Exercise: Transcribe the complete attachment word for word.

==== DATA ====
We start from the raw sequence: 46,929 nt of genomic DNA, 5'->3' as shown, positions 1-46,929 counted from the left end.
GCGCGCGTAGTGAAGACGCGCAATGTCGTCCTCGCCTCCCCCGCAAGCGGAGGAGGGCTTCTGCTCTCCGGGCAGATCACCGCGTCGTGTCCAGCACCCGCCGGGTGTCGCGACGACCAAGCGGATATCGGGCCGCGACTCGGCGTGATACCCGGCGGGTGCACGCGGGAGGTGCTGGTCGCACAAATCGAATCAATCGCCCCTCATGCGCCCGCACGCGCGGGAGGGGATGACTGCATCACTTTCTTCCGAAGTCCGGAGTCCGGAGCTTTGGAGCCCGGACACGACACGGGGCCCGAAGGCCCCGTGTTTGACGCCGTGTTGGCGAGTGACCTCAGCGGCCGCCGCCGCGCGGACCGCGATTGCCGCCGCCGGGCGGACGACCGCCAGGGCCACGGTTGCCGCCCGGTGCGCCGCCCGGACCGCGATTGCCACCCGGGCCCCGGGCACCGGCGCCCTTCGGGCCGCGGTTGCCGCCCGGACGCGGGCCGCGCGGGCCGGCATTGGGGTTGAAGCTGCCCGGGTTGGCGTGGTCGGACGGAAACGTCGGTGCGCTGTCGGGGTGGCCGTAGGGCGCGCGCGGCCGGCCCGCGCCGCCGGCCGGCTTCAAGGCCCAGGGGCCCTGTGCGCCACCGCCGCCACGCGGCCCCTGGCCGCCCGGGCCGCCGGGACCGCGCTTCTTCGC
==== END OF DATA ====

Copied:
We start from the raw sequence: 46,929 nt of genomic DNA, 5'->3' as shown, positions 1-46,929 counted from the left end.
GCGCGCGTAGTGAAGACGCGCAATGTCGTCCTCGCCTCCCCCGCAAGCGGAGGAGGGCTTCTGCTCTCCGGGCAGATCACCGCGTCGTGTCCAGCACCCGCCGGGTGTCGCGACGACCAAGCGGATATCGGGCCGCGACTCGGCGTGATACCCGGCGGGTGCACGCGGGAGGTGCTGGTCGCACAAATCGAATCAATCGCCCCTCATGCGCCCGCACGCGCGGGAGGGGATGACTGCATCACTTTCTTCCGAAGTCCGGAGTCCGGAGCTTTGGAGCCCGGACACGACACGGGGCCCGAAGGCCCCGTGTTTGACGCCGTGTTGGCGAGTGACCTCAGCGGCCGCCGCCGCGCGGACCGCGATTGCCGCCGCCGGGCGGACGACCGCCAGGGCCACGGTTGCCGCCCGGTGCGCCGCCCGGACCGCGATTGCCACCCGGGCCCCGGGCACCGGCGCCCTTCGGGCCGCGGTTGCCGCCCGGACGCGGGCCGCGCGGGCCGGCATTGGGGTTGAAGCTGCCCGGGTTGGCGTGGTCGGACGGAAACGTCGGTGCGCTGTCGGGGTGGCCGTAGGGCGCGCGCGGCCGGCCCGCGCCGCCGGCCGGCTTCAAGGCCCAGGGGCCCTGTGCGCCACCGCCGCCACGCGGCCCCTGGCCGCCCGGGCCGCCGGGACCGCGCTTCTTCGC